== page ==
Interior Design Resume Examples

Kellie Hanna, CPRW
By Kellie Hanna, CPRW, Career Advice ExpertRated 4.5/5 Stars
Last Updated: October 25, 2023
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Interior designers are professionals who specialize in creating functional and aesthetically pleasing interior spaces. They work with clients to understand their needs, preferences and budget, and then use their expertise to design and plan the layout, color schemes, furniture, lighting and other elements of the space.

According to the U.S. Bureau of Labor Statistics (BLS), as of 2021, there were approximately 93,300 interior designers employed in the United States. Employment interior designers is projected to grow 4% from 2019 to 2029, which is about as fast as the average for all occupations.

The demand for interior designers is influenced by factors such as population growth, new construction projects and the desire for aesthetically pleasing and functional spaces. Interior designers are often employed in specialized design services, architectural and engineering firms, furniture stores and self-employment.

Still, you must write a resume to beat the competition and obtain a great interior design job. That’s why we’re here. We’ll help you build the perfect interior design resume or CV and create an effective cover letter to accompany it. Plus, we offer some great resume, CV and cover letter examples to get you started.


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Interior design resume FAQ

1. What’s the ideal resume format for an interior design resume?

There are three standard resume formats. The one you choose should depend on your level of work experience and career goals.

  • Functional format: Entry-level applicants will benefit from this format. The layout focuses on skills, allowing you to showcase everything that you can do.
  • Combination format: This format puts the skills and work experience on equal footing. It’s a great option if you have a few years of professional experience.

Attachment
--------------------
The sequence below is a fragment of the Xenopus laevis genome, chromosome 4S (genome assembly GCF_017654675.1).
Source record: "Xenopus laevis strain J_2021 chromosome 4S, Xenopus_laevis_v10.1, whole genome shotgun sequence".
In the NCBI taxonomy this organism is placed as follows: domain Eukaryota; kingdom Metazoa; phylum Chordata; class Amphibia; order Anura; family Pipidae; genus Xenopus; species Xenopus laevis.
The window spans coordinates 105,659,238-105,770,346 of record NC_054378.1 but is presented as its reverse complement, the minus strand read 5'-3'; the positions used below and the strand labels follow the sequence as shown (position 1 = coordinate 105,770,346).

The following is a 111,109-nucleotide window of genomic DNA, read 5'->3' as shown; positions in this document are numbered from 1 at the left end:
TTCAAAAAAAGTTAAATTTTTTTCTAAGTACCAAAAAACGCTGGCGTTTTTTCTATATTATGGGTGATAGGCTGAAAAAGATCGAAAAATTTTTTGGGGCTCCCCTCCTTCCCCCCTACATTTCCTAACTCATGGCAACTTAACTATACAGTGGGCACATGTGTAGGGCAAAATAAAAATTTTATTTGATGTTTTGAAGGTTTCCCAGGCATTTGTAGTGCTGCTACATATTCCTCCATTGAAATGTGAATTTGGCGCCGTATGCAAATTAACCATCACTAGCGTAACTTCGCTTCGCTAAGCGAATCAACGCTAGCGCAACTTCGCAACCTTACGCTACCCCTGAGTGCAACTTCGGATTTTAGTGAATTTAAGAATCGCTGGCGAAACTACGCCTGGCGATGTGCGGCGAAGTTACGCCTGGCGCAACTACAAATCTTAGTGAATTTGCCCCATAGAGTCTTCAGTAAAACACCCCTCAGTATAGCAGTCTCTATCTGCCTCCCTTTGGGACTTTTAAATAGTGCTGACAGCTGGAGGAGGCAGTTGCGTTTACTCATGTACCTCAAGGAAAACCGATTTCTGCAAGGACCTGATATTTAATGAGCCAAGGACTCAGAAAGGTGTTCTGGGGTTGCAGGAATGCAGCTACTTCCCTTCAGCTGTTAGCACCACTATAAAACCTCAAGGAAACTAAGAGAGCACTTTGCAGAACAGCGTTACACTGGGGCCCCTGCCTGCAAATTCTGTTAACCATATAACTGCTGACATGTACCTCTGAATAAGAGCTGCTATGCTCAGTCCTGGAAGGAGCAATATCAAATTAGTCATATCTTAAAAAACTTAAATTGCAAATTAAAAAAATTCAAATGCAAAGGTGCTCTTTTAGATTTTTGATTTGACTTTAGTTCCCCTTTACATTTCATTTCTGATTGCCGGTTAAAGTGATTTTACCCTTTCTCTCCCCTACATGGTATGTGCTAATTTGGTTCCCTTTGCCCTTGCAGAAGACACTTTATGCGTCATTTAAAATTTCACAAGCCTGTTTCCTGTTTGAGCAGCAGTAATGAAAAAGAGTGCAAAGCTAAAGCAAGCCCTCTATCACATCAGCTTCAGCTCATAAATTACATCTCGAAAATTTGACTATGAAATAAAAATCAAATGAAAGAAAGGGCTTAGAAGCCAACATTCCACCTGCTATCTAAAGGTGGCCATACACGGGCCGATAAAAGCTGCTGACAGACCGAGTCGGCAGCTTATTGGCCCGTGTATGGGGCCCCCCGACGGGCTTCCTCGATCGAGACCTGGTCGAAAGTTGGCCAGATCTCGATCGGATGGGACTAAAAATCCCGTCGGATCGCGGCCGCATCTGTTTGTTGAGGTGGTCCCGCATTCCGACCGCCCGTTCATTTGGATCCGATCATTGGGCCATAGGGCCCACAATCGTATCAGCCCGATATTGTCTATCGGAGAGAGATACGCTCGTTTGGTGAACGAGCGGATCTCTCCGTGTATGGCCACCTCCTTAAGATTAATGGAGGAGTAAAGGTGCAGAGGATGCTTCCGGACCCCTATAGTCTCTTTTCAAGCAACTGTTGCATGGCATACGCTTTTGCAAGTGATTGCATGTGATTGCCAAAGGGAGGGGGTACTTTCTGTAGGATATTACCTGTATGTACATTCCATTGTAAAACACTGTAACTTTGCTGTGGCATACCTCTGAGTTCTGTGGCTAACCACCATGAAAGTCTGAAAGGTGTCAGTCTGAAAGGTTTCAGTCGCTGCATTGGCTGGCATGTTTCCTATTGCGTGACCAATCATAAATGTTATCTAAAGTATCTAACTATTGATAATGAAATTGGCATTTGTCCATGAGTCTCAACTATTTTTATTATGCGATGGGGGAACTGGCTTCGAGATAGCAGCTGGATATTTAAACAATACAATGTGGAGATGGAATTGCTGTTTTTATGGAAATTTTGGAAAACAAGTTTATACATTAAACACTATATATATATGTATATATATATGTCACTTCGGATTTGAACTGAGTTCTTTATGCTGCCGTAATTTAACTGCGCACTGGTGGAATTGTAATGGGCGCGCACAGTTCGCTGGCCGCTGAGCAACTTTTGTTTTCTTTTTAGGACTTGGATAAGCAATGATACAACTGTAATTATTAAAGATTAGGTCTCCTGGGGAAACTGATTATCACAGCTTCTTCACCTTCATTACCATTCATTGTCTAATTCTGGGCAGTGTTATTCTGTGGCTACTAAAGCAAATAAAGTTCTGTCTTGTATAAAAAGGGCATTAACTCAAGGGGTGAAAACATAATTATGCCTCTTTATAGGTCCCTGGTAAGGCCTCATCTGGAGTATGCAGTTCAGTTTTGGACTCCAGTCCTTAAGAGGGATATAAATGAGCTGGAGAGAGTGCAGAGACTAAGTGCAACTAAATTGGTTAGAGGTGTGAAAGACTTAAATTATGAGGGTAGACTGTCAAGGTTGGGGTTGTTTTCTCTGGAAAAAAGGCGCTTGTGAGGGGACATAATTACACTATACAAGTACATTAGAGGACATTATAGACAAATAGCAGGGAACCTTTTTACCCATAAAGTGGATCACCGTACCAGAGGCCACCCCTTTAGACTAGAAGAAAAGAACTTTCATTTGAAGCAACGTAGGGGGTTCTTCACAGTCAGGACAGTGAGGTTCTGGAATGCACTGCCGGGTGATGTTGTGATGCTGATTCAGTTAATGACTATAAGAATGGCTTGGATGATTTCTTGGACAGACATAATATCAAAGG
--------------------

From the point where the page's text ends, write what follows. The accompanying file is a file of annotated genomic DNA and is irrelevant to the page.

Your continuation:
• Chronological format: Ideal for seasoned professionals with many years of experience, this format showcases expertise through a detailed work history section.

2. What are some common skills required for interior design jobs?

Hiring managers for interior design jobs look for applicants who have a mix of soft and hard skills, specifically: 

  • Creativity
  • Spatial awareness
  • Interpersonal skills
  • Attention to detail
  • Communication
  • Problem solving
  • Technical skills
  • Customer service
  • Diplomacy
  • Project management
  • Relationship building
  • Budgeting
  • Time management
  • Lighting design
  • Collaboration
  • Presentation
  • Flexibility
  • Adaptability
  • Color theory
  • Concept development

3. What qualifications and certifications do employers look for in this industry?

A bachelor’s degree is not always required to become an interior designer, but it will give you an edge over the competition. Most interior design professionals have an associate’s or bachelor’s degree in interior design, architecture or industrial design. 

In some regions, interior designers may be required to obtain professional accreditation or licensure. This often involves completing a certain number of years of education and gaining practical experience through internships or apprenticeships. It’s important to research the specific requirements in your region.

4. What is the salary potential for a professional interior designer?

The median salary for an interior design job in the United States in 2021 was $60,340 per year. However, it’s important to note that salaries can range significantly, with some interior designers earning less than $30,000 per year and others earning over $95,000 or more annually.

Entry-level interior designers typically earn lower salaries compared to those with more experience. As interior designers gain more years of experience and develop a strong portfolio, their earning potential tends to increase.

5. What does the career progression for professional interior design look like?

The BLS expects 8,200 new jobs for interior designers each year for the next 10 years due to workers who change occupations or retire

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